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Re: T&F Athletes To Unionize

Postby GDAWG » Sat Sep 22, 2012 4:01 pm

Ned Ryerson wrote:
GDAWG wrote:The state of Track and Field right now is the reason that Jeff Demps jumped ship back to football. Marquise Goodwin could do the same. If Goodwin was to play in the NFL a year from now, the least amount of money he could make is $405,000, which is the rookie minimum for 2013. Demps will make $390,000 this year alone as an "injured" player (I don't think he's seriously inured. I think he was stashed on injured reserve for the rest of the year because the Pats did not want to lose him).

If both become superstars in the NFL, chances are extremely high that they make millions (and not just on the field either), which they would have not seen had they chosen track. Goodwin is still in college now, but he's likely to make a decision within the next year or so. Will the failure of London motivate him for Rio? Or will the lure of NFL money be too much for him to turn down?


Is it a problem that Robert Griffin III can't put a Subway logo on his Redskins uniform (which, fi he could, would net him more dollars, right?)?


I don't think he cares since he's making millions based off his rookie contract. The NFL allows their players to do commercials, but they cannot have the logos on the uniforms.
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Re: T&F Athletes To Unionize

Postby MJR » Sat Sep 22, 2012 4:14 pm

gh wrote:
18.99s wrote:
gh wrote:Now let me ask the really tough question: how many people "deserve" to make a good living from track & field? Versus people who want to make a good living.


How many deserve to make a good living in the sport? As many as can find enough sponsors willing to pay them a good living, if the IAAF and IOC didn't put legalistic and bureaucratic barriers between the athletes and their (potential) sponsors.


I really-really-really hope I'm proved wrong, but my sad take is that just about everybody who is truly "marketable" is already making that kind of money.


GH- You're thinking Marketing in the in the Macroeconomics sense, not marketing in the microeconomics sense. This will not make T&F a big sport, but it will allow the industrious athletes & clubs the ability to fund themselves from local sources and have a greater ability to give back to those sponsors in exchange for funding. Its not about butting heads with meet directors, but making connections with regional companies that may treat the athlete with enough celebrity to fund their training in exchange for PR work, etc.
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Re: T&F Athletes To Unionize

Postby Dave » Sat Sep 22, 2012 4:39 pm

The main problem is that there are not enough events that draw enough people to make much of this sport economically viable. Athletes are paid by shoe companies for the most part rather than from the contracts associated with competitive events.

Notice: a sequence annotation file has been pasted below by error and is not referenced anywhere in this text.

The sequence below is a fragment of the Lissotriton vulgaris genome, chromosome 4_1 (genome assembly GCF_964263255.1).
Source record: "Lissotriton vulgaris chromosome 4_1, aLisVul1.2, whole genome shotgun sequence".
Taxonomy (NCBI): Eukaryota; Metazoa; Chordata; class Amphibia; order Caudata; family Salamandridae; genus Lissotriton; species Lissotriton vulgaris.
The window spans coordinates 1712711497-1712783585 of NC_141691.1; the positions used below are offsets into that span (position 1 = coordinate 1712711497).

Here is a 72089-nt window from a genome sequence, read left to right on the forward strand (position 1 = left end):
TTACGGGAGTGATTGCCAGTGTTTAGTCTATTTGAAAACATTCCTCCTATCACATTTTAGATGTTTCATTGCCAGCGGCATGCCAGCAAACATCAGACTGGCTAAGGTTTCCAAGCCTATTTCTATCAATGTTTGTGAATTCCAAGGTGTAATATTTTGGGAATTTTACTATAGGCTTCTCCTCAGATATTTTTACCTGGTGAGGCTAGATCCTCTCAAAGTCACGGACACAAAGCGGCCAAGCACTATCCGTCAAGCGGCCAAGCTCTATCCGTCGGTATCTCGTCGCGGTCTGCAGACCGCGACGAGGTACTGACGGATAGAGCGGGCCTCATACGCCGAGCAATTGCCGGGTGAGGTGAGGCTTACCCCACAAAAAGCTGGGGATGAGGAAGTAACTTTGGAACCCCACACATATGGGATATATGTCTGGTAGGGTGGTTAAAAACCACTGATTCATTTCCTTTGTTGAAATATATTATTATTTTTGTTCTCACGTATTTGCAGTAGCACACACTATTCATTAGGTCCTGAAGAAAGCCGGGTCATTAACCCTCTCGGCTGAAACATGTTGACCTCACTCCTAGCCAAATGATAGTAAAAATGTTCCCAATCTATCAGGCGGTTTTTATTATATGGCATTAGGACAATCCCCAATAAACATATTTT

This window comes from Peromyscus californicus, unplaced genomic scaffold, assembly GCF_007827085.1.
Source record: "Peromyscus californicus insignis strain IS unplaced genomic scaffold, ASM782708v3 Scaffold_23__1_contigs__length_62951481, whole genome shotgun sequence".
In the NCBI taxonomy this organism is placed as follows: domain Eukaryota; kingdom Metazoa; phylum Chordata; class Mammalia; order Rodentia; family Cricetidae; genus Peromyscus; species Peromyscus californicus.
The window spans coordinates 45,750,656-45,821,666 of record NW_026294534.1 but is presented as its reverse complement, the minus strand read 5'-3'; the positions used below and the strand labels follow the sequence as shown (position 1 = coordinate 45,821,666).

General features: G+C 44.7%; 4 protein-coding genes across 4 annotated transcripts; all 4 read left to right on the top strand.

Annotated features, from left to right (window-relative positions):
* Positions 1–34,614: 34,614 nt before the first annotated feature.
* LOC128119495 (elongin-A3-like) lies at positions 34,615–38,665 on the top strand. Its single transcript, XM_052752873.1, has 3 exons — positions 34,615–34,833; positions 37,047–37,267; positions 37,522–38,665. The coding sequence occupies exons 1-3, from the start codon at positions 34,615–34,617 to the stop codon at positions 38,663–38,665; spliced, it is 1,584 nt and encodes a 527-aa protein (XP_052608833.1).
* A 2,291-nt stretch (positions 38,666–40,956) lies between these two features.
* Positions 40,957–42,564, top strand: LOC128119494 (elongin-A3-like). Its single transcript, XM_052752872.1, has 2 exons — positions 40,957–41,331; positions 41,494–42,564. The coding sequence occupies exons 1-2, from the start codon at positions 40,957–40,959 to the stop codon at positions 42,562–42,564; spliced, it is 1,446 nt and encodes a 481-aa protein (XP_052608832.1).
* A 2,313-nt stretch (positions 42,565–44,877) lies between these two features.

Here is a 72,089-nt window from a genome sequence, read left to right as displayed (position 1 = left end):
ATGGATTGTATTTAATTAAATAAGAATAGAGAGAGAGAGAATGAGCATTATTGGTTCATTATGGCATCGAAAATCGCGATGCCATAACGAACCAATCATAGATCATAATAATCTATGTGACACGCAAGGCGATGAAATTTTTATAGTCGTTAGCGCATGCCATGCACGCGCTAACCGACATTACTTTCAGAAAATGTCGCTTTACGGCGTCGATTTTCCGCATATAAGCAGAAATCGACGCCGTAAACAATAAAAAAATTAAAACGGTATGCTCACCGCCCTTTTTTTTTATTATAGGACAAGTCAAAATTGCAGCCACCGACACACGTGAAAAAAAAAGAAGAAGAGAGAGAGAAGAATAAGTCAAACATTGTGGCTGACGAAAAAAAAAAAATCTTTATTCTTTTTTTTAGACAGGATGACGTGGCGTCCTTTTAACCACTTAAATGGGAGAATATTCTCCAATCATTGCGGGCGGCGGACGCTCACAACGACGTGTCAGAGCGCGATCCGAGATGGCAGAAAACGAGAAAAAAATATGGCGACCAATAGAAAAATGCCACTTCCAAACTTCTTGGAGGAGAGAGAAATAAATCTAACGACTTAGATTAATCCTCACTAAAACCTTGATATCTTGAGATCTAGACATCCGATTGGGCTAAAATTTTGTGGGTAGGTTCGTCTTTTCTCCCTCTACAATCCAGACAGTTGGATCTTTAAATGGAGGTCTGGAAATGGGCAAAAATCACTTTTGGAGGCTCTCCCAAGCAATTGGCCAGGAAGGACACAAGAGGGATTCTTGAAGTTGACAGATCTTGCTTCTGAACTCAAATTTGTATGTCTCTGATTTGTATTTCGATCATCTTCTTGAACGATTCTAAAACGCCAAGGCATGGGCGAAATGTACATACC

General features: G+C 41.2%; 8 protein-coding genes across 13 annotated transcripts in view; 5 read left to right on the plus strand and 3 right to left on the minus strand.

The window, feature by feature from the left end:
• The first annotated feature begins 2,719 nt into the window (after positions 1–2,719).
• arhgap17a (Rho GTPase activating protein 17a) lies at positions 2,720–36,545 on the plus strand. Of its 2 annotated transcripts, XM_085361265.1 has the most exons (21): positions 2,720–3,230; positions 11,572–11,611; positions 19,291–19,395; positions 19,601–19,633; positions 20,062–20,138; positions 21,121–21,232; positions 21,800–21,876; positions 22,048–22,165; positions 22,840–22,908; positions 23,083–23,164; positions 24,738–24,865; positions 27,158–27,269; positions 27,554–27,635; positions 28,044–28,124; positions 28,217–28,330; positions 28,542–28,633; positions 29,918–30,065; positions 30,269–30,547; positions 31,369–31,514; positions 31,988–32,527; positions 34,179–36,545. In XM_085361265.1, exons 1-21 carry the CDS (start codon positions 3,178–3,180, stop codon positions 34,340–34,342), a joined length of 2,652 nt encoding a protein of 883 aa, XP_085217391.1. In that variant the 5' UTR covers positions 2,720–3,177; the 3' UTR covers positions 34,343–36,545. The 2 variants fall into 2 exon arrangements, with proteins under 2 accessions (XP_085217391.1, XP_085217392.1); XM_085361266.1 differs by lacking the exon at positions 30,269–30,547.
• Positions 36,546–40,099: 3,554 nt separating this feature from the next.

There simply is not enough money in the sport so that anyone who is not an Olympic finals caliber athlete, if even that, can make a good living.

I remember being at a Prefontaine classic the first time and wondering how all of these athletes were going to get paid for being there. It wasn't going to be a lot and it wasn't all coming from ticket sales.

I wish them luck in their efforts, but I don't see the money coming in so that many will make a real living here.
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Re: T&F Athletes To Unionize

Postby gh » Sat Sep 22, 2012 5:14 pm

MJR wrote:....

GH- You're thinking Marketing in the in the Macroeconomics sense, not marketing in the microeconomics sense. This will not make T&F a big sport, but it will allow the industrious athletes & clubs the ability to fund themselves from local sources and have a greater ability to give back to those sponsors in exchange for funding. Its not about butting heads with meet directors, but making connections with regional companies that may treat the athlete with enough celebrity to fund their training in exchange for PR work, etc.


Sorry, color me a cynic, but looking at the TFAA roster and the big-namers who are signing on, I can't imagine any of them thinking about the sport at the club level. Nor do I think that "funding at the local level" is remotely on the agenda. This remains, I fear, about the big/almost-big names being able to increase their earnings, not some grand social plan by which every hopeful gets a piece of some perhaps-not-there pie. This is the problem I have with the whole concept.
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Re: T&F Athletes To Unionize

Postby Marlow » Sat Sep 22, 2012 5:41 pm